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I am trying to display a simple second counter. I have a dispatchertimer with a tick interval of 1 second and a textbox which I update in the tick handler with the current amount of seconds. There is a tiny amount of work in the tick handler, namely a call to 'tostring()' on some ints.

My issue is that the seconds are slower than they should be. Even if I set the interval to 100 milliseconds and make a check when elapsed, it is still slower than it should be. (over the course of a minute it is roughly 6 seconds slow).

Can anyone point me in the right direction for displaying a second counter that is accurate?

EDIT: Some code here (in .xaml.cs). It is taken from an example which works fine. The difference is that I am setting the Text property of a TextBox, rather than a Value property of another control.

...
        this.timer.Interval = TimeSpan.FromMilliseconds(100);
...

    private void OnDispatcherTimer_Tick(object sender, EventArgs e) {
        if (this.currentValue > TimeSpan.Zero) {
            this.currentValue = this.currentValue.Value.Subtract(TimeSpan.FromMilliseconds(100));
        } else {
            // stop timer etc
        }

        this.seconds.Text = this.currentValue.Value.Seconds.ToString();
    }
share|improve this question
    
My glass ball is broken - How about some code? – DHN Mar 28 '13 at 16:52
up vote 4 down vote accepted

Your way of keeping track of time is flawed. You're incrementing a counter each time the timer ticks, but there's no guarantee your timer will execute every 100 ms. And even if it did, you'd have to take into account the execution time of your code. Therefore, no matter what you do, your counter will drift.

What you must do is storing the date at which you started your counter. Then, every time the timer ticks, you compute the number of seconds that have elapsed:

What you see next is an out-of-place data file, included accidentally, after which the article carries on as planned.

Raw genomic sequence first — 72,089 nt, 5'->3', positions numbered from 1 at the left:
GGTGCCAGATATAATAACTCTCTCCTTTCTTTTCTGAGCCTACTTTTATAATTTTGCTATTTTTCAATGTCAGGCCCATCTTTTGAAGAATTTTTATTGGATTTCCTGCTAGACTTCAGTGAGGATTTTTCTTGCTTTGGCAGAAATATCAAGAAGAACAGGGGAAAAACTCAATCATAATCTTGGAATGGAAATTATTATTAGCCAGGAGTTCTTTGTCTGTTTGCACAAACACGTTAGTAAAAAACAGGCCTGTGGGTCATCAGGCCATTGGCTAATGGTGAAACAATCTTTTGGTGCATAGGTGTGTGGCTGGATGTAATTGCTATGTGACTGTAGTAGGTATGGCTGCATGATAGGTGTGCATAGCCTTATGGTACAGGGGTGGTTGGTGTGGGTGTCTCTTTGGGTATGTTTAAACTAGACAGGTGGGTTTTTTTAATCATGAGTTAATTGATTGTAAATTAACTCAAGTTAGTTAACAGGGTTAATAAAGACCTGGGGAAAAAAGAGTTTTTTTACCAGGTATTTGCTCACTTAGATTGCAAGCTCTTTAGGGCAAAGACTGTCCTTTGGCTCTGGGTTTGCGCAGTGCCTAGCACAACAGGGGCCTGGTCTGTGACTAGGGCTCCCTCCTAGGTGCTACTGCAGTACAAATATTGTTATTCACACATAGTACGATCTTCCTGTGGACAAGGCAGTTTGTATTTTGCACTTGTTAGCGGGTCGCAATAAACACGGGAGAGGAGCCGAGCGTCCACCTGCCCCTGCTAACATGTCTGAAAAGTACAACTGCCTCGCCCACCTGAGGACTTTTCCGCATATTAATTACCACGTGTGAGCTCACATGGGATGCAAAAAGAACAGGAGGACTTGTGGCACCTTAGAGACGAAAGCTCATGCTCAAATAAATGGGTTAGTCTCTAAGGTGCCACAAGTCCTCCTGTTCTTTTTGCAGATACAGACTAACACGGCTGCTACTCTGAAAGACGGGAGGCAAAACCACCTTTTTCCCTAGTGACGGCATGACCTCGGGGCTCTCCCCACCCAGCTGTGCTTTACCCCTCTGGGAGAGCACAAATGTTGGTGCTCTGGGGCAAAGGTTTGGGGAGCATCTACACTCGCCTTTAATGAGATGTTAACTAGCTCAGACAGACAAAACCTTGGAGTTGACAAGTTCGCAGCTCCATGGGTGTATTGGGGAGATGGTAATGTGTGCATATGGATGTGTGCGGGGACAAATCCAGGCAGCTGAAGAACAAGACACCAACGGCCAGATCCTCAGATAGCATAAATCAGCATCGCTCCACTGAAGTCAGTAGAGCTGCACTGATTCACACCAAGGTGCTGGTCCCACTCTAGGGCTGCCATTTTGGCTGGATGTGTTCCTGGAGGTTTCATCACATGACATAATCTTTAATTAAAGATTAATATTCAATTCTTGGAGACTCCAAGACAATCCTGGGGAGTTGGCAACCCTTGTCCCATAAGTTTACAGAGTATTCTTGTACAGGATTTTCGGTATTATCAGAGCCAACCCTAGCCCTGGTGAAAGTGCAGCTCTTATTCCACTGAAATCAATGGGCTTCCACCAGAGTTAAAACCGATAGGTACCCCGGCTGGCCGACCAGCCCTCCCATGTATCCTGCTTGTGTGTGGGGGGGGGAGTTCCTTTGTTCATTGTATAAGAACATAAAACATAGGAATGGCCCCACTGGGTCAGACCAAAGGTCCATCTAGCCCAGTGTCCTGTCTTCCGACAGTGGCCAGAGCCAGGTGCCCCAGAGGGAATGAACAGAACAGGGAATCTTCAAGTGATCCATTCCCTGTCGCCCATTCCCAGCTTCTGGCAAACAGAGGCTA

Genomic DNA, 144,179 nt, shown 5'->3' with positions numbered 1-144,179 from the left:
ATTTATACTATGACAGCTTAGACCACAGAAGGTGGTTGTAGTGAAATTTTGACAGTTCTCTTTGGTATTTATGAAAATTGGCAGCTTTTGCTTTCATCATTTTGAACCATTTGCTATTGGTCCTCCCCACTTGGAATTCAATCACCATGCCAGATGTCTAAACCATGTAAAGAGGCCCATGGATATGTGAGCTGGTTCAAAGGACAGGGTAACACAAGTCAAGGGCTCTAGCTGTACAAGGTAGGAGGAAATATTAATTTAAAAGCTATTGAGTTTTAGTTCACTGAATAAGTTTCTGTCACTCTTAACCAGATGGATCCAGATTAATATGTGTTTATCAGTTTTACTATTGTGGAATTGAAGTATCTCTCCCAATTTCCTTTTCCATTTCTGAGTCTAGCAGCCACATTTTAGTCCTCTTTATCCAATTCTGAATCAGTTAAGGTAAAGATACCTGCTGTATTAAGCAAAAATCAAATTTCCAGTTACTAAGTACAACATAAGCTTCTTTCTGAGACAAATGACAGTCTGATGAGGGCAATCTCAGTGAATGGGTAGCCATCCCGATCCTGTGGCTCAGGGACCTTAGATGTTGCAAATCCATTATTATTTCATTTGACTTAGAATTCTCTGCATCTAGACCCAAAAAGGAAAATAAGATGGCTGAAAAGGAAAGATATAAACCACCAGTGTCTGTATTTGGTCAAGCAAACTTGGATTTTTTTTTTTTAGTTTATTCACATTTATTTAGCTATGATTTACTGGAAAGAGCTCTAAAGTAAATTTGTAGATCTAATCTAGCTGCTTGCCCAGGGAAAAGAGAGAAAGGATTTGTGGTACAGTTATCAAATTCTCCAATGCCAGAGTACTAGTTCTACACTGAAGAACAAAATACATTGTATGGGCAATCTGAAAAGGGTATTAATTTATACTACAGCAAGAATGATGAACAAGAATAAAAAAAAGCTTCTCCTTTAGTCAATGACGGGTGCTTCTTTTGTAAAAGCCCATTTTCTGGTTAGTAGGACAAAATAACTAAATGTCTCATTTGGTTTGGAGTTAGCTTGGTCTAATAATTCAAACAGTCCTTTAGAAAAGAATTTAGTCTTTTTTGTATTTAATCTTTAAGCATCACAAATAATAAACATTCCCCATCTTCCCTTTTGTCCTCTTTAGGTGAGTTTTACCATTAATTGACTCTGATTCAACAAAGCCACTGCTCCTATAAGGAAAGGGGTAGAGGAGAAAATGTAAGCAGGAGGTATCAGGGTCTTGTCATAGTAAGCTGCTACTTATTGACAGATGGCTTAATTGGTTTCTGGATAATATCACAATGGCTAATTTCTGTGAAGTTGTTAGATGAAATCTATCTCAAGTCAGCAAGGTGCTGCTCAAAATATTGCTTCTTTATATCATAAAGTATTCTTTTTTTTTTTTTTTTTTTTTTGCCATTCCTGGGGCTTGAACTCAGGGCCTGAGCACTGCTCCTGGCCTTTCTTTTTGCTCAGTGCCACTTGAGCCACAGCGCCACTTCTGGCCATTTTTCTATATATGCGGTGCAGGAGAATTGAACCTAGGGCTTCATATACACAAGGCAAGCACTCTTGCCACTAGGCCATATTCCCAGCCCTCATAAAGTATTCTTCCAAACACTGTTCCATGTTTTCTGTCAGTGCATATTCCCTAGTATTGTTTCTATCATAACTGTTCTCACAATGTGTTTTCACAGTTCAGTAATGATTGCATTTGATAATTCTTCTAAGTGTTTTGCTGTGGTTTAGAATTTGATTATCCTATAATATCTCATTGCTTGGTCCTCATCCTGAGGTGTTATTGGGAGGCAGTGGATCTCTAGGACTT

private DateTime TimerStart { get; set; }

private void SomePlaceInYourCode()
{
    this.TimerStart = DateTime.Now;
    // Create and start the DispatcherTimer
}    

private void OnDispatcherTimer_Tick(object sender, EventArgs e) {
    var currentValue = DateTime.Now - this.TimerStart;

    this.seconds.Text = currentValue.Seconds.ToString();
}
share|improve this answer

If you care about precise time a dispatchertimer is not good choice.

I thing you should separate counting seconds(time) and displaying on screen.

Use a System.Threading.Timer and use Dispatcher.BeginInvoke() in Timer callback.

simple example:

 public partial class MainPage : PhoneApplicationPage
    {
        private DateTime _startDate;
        private int _secondDuration;
        private Timer _timer;
        // Constructor
        public MainPage()
        {
            InitializeComponent();
            _startDate = DateTime.Now;
            _secondDuration = 0;

            _timer= new Timer(timerCallback, null, 0, 10);

        }

        private void timerCallback(object state)
        {
            var now = DateTime.Now;
            if (now > _startDate + TimeSpan.FromSeconds(1))
            {
                _secondDuration += 1;
                _startDate = now;
                Dispatcher.BeginInvoke(() => { Counter.Text = _secondDuration.ToString(); });
            }
        }
    }

After every 10 milisecond timer checks for one second has elapsed and print to textbox elapsed seconds

or you can do this like:

public partial class MainPage : PhoneApplicationPage
{
    private Timer _timer;
    private int _secondDuration;

    // Constructor
    public MainPage()
    {
        InitializeComponent();


        _timer = new Timer(timerCallback, null, 0, 1000);

    }

    private void timerCallback(object state)
    {

        _secondDuration += 1;
        Dispatcher.BeginInvoke(() => { Counter.Text = _secondDuration.ToString(); });

    }
}
share|improve this answer
    
Why having _secondDuration when you can just substract startDate to DateTime.Now? – KooKiz Mar 29 '13 at 8:23
    
I thought about the second counter. creatiive's question isn't precise when I put answer. Now is code and other... – Damian Jarosch Mar 29 '13 at 8:32

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